I have no idea where my love of old music initially came from, but I have loved Big Band from the beginning of my life and even during my"rock phase" in the 80s and 90s, I still turned to it. In fact, I was the oddball in my group of friends. The only thing I can think of is that my grandparents listened to it and it must have entered my brain at a young age. 

I can still picture my grandmother, Bonnie, wagging her finger along to music as it played and my grandfather, Ox, singing along to music that didn't have words on some AM station that I can't recall, or on k-earth101, which was an oldies station in L.A., back when they actually played "oldies".

Some of them were:

Tommy Dorsey


Jimmy Dorsey


(yes, they were brothers)


Artie Shaw


Benny Goodman



Gene Krupa


and my personal favorite, Glenn Miller


Then there was the 50s and 60s that had me listening to...

Buddy Holly


The Big Bopper


Ritchie Valens 


(they "belong together" if you know what I mean)

Elvis


Sam Cooke


The Ronettes


 Dean Martin


Frank Sinatra


(I've since fallen in love with his older material)

The Beach Boys


And of course The Beatles


Quite eclectic huh?

Most of the latter music is because of my mom :)

Much later I discovered music from the 20s and 30s. I'm officially hooked and it's what I'm planning on sharing more of in upcoming posts, because I consider it forgotten music that needs to be brought into the light.

Be careful though, some of that music back then was quite racy and although it doesn't bother me, I know quite a few of you would blush.

'Shave me dry' Lucille Bogan is a good example, but there's much, much worse.

Rap music has nothing on the music from that era, trust me!

Nothing new under the sun, as the saying goes ;)

I seriously could go on and on with this post, but I don't want to bore you, so next I'll be going to another old love of mine.

To be continued...

xo
rue





Tuesday, July 28, 2015

Why the vintage? (part two)



Thank you so much for all the compliments and comparisons to Vivien Leigh on my last post.

I've been told that all my life, and although I don't really see it, aside from the dark hair and light complexion, I take it as a huge compliment, because she's my favorite actress.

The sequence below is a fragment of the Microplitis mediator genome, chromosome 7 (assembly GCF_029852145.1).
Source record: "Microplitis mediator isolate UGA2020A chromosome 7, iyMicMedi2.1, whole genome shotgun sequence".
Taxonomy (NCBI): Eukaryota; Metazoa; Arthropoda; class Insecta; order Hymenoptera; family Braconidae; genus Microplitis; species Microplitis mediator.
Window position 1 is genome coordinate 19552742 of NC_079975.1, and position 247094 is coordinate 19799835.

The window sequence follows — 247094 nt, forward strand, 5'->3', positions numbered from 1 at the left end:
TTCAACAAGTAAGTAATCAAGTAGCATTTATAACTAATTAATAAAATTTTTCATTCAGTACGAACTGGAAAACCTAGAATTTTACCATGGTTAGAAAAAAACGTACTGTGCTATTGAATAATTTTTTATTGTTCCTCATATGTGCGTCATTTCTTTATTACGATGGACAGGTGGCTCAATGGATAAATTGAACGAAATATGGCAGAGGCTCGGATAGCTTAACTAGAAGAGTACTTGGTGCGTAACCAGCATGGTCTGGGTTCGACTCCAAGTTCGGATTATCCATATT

My daughter's middle name is Leigh, after her :)

Last time we covered the clothes, so this time, how about the decor?

As a child, my mother had antiques throughout our home that were passed onto her from my great grandmother Annie Belle (Annie's other namesake), which in turn were passed onto me, when my mom downsized.

Annie Belle:


You've seen them here and there.

One of the two sets of silver and some china that you can see a glimpse of...


The cedar trunk (more on that on a later post)...


The bedroom set...


The Welsh hutch..


The record player....


etc.

All of those things and many more were in the homes that I grew up in (all three built between the 1920s and 1950s).

So, I can see my love of antiques coming from there.

The beauty of average objects during that time have always fascinated me, because no one puts that much work into them anymore.

Take for instance the record player above, compared to something that looks like this:

More convenient? Yes, but certainly not pretty.

But it's not just that.

For some reason, I've always been more comfortable in an old home filled with old things and I've never liked anything modern.

Do I find them pretty to look at? 

Rarely. 

For example, I could never live in a place that looks like this:



No offence to anyone that likes this look, but what does it say about the people that live there?

Nothing that I can tell.

It basically says "hotel" to me, which is fine if that's what the owners like, but I don't want to live in a hotel. I want to live in a cozy, colorful place filled with memories. Somewhere that says "this is who I am".

Which brings us to why I not only love antiques, but vintage interiors as a whole.

I attribute that to my grandparents, Bonnie and Ox.

Not at first though. I was all about Victorian decor for years, much to my mother's chagrin.

Then one day, I realized that wasn't where my heart was and I went with it.

My grandparents lived in a little 1940s ranch house that was never redone (even in the 1970s and 1980s), but kept up, with a victory garden, a red front door, original bathrooms, and the original kitchen that looked something like this:



The fridge was on the left just like the picture and it had a window like that, but the tile was different.

I want to say it was more like this, but not exactly:



Which would probably explain my love of yellow and green ;)

Bonnie also had a stool kind of like the one in my kitchen on the right, which is what I would stand on to help with the poundcake:


They also had a table kind of like mine in their kitchen, except it was white and the glass top was clear:


The story is that I was so little when I learned to walk, at the age of 9 months, that I could go right under it without hitting my head.

It was where I spent my childhood when I wasn't at home, looking at all of Bonnie's bric-a-brac, making creations out of felt on her sewing machine, helping bake her famous poundcake (I was the official sifter), where Ox taught me to use an aloe vera plant for burns, about vegetables and fruit in his garden and how to hold a baby chick.